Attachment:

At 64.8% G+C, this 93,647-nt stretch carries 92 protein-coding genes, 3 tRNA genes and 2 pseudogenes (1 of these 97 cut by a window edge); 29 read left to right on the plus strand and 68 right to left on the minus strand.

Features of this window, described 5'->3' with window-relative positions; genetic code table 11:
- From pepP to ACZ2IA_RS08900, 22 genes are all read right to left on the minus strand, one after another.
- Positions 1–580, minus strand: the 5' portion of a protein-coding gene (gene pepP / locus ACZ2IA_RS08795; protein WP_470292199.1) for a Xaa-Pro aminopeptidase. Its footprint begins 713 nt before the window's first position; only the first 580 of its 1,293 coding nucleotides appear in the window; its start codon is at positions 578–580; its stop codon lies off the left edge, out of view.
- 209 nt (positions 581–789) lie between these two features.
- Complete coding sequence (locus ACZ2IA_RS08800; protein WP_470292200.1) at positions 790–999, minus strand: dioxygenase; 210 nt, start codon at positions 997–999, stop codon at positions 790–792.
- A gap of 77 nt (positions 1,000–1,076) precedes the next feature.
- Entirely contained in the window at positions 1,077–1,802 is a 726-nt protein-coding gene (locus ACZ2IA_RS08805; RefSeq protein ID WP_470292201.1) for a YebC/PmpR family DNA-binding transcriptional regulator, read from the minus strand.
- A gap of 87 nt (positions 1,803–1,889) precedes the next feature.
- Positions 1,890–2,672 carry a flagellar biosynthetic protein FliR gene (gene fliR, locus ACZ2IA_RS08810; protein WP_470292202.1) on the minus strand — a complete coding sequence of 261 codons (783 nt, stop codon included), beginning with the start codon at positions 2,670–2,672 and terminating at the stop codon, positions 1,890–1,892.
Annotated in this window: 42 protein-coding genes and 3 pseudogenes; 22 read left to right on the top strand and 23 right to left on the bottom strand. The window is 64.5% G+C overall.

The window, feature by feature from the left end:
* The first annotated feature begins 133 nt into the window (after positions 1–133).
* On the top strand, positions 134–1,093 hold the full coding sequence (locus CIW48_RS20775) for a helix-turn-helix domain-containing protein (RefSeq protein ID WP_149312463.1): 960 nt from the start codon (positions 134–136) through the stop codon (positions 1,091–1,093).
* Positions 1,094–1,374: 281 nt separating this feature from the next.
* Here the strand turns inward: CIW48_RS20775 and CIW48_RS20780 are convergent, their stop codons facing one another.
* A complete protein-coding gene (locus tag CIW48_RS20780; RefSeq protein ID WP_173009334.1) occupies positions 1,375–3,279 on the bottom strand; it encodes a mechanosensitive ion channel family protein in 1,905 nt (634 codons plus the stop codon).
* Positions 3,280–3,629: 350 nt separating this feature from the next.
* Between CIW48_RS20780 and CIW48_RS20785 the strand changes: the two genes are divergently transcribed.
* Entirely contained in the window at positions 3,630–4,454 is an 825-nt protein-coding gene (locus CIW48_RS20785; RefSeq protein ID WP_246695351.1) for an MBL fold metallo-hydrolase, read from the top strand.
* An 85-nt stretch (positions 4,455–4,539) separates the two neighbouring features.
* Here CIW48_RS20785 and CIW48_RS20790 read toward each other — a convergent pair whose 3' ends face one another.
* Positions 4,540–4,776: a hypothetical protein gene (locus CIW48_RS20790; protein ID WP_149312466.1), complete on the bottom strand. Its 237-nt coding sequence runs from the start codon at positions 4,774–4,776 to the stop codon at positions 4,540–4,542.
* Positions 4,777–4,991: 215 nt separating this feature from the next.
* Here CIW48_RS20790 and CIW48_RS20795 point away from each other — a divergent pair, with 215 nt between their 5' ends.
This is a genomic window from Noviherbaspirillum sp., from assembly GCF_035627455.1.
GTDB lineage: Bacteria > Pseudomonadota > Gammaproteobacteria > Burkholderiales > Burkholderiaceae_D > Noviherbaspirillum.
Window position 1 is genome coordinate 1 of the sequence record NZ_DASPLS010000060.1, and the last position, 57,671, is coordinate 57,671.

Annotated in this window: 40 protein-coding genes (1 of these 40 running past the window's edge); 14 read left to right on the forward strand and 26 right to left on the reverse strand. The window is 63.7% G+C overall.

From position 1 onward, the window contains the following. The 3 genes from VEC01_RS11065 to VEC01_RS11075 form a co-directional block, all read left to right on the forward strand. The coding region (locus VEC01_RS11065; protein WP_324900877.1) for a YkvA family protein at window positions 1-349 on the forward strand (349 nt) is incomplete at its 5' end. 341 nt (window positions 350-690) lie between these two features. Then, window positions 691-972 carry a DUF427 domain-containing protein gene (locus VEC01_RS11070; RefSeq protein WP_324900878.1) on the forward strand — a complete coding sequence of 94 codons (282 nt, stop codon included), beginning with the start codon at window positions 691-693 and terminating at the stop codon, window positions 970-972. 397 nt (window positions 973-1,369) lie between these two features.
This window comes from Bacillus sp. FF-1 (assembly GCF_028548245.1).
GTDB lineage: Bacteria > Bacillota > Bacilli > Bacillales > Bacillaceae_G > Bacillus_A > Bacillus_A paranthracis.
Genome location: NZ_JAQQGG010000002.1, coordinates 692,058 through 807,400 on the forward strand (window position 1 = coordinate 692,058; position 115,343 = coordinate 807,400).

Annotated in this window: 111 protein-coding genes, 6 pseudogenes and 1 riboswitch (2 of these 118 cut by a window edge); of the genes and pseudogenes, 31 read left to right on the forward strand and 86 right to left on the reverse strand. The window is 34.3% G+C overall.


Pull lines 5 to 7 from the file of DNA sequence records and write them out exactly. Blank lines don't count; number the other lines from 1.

- 209 nt (positions 581–789) lie between these two features.
- Complete coding sequence (locus ACZ2IA_RS08800; protein WP_470292200.1) at positions 790–999, minus strand: dioxygenase; 210 nt, start codon at positions 997–999, stop codon at positions 790–792.
- A gap of 77 nt (positions 1,000–1,076) precedes the next feature.